South Australian Premier Jay Weatherill has launched a new emergency pop-up shelter system that combines humanitarian and military experience, design expertise and manufacturing know-how to offer better and safer accommodations for refugees worldwide.
The innovative shelter system, called “Humanihut”, was masterminded by inventor Neale Sutton with the help of a $77,000 grant provided through the State Government’s Innovation Voucher Program.
Speaking at the launch of the Humanihut, Premier Weatherill said the Program supports innovation in the State’s manufacturing sector by partnering businesses with organisations that have research and development capability.
“The Humanihut is an example of the kind of innovation needed to transform our State’s economy,” Mr Weatherill said.
Mr Sutton, who has thirty years’ experience as an Australian Army Officer and has worked in conflict zones, said the shelter system used an innovative pop-up design to provide accommodation as well as bathroom, laundry and community facilities.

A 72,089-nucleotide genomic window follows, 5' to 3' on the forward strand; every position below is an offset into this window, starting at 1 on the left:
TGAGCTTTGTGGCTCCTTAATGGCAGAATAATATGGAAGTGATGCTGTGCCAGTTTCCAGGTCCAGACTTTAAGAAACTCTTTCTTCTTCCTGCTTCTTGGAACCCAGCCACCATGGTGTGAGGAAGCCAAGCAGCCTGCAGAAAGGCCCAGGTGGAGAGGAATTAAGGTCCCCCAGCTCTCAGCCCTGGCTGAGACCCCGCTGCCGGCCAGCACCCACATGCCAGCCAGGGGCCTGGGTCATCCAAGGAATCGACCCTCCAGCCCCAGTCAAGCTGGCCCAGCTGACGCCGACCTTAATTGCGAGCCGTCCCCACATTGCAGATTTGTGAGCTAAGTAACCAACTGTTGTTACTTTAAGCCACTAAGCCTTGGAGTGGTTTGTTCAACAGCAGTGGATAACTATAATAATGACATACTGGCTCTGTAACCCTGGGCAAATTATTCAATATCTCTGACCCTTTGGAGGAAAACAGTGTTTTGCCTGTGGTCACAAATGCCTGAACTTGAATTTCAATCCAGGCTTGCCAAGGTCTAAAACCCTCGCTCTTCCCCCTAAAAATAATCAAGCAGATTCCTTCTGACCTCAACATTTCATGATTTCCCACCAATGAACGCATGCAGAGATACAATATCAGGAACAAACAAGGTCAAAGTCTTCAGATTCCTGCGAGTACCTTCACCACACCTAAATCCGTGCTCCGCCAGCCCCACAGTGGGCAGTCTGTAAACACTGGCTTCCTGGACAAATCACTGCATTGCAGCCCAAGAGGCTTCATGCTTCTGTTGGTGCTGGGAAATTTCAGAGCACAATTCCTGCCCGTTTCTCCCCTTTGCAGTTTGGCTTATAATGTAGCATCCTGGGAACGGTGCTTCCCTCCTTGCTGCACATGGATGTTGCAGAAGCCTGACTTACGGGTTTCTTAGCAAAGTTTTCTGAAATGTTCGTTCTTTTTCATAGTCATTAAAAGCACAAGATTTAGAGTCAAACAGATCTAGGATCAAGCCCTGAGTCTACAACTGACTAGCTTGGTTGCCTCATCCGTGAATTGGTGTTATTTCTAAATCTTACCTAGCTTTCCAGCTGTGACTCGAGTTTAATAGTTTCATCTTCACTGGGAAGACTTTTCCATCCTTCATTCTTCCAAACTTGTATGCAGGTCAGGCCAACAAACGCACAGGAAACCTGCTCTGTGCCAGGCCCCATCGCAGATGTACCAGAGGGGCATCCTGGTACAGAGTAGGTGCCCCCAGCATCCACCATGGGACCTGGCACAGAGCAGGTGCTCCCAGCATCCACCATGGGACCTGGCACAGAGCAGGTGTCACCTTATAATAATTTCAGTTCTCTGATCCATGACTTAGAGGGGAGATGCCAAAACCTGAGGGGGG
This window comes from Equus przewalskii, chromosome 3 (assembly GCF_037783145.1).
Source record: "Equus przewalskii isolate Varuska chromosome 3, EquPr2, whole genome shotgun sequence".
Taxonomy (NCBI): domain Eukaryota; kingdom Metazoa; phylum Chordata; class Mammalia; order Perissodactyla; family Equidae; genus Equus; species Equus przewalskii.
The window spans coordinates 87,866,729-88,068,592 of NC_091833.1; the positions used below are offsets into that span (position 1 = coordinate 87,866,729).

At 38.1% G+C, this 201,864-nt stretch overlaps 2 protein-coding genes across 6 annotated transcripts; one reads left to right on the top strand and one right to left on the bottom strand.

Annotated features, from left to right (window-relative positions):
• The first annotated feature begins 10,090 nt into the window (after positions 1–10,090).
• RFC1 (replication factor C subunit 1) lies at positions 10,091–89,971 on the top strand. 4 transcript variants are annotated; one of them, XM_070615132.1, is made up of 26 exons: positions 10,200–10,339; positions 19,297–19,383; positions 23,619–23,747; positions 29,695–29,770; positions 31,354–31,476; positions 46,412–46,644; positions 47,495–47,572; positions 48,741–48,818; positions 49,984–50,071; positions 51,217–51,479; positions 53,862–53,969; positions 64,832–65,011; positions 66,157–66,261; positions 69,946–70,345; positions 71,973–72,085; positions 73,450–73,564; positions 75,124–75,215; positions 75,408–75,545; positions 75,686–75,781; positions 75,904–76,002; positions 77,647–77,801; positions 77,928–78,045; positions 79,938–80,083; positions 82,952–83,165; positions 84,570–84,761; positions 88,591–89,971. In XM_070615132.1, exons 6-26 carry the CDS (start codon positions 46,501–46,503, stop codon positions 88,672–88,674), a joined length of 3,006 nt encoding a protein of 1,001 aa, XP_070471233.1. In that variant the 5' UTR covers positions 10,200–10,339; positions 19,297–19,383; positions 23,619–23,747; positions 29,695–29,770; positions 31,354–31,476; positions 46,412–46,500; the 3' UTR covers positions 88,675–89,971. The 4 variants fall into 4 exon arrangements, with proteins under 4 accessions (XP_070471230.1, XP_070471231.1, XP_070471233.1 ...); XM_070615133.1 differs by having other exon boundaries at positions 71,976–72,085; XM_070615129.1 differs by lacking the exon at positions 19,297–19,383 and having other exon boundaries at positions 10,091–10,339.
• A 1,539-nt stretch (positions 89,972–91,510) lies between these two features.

“The Humanihut is an all-in-one, out-of-the-box solution that provides accommodation, toilet and showering facilities and integrates necessary services such as fresh water, sewerage disposal and power. It is a cost-effective, innovative solution that has the potential to save international aid agencies millions of dollars,” Mr Sutton said.
“By providing clean water and shelter, the Humanihut helps prevent health problems such as malaria and water-borne diseases that kill thousands of refugees every year. The company has brought together a group of like-minded Australians who want to do the right thing to support those worst affected by the global refugee crisis.”
The Humanihut was developed over the course of three years and can also be used to support communities in Australia in the event of natural disasters.
The company has already secured orders for its sister product, the “Cargohut”, and will begin production of the emergency pop-up shelters in March 2016.